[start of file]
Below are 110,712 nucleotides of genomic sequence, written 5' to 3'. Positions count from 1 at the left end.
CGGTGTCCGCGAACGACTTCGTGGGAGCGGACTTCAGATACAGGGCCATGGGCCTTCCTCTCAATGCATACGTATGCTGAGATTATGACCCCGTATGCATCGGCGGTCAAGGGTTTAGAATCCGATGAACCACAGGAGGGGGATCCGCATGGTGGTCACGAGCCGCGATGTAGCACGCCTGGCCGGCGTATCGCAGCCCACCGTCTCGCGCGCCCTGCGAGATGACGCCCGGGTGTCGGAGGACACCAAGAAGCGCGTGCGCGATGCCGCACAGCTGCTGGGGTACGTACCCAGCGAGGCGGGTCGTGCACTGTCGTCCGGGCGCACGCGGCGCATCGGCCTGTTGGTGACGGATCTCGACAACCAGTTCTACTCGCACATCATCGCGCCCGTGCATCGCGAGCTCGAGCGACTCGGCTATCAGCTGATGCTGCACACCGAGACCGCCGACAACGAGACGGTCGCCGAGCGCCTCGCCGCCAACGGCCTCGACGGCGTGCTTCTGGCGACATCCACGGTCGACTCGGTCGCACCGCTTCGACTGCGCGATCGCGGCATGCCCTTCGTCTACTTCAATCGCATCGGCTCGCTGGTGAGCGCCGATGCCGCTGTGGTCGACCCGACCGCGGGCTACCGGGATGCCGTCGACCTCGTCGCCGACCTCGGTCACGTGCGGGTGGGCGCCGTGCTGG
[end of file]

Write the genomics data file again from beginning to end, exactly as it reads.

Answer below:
Below are 110,712 nucleotides of genomic sequence, written 5' to 3'. Positions count from 1 at the left end.
CGGTGTCCGCGAACGACTTCGTGGGAGCGGACTTCAGATACAGGGCCATGGGCCTTCCTCTCAATGCATACGTATGCTGAGATTATGACCCCGTATGCATCGGCGGTCAAGGGTTTAGAATCCGATGAACCACAGGAGGGGGATCCGCATGGTGGTCACGAGCCGCGATGTAGCACGCCTGGCCGGCGTATCGCAGCCCACCGTCTCGCGCGCCCTGCGAGATGACGCCCGGGTGTCGGAGGACACCAAGAAGCGCGTGCGCGATGCCGCACAGCTGCTGGGGTACGTACCCAGCGAGGCGGGTCGTGCACTGTCGTCCGGGCGCACGCGGCGCATCGGCCTGTTGGTGACGGATCTCGACAACCAGTTCTACTCGCACATCATCGCGCCCGTGCATCGCGAGCTCGAGCGACTCGGCTATCAGCTGATGCTGCACACCGAGACCGCCGACAACGAGACGGTCGCCGAGCGCCTCGCCGCCAACGGCCTCGACGGCGTGCTTCTGGCGACATCCACGGTCGACTCGGTCGCACCGCTTCGACTGCGCGATCGCGGCATGCCCTTCGTCTACTTCAATCGCATCGGCTCGCTGGTGAGCGCCGATGCCGCTGTGGTCGACCCGACCGCGGGCTACCGGGATGCCGTCGACCTCGTCGCCGACCTCGGTCACGTGCGGGTGGGCGCCGTGCTGG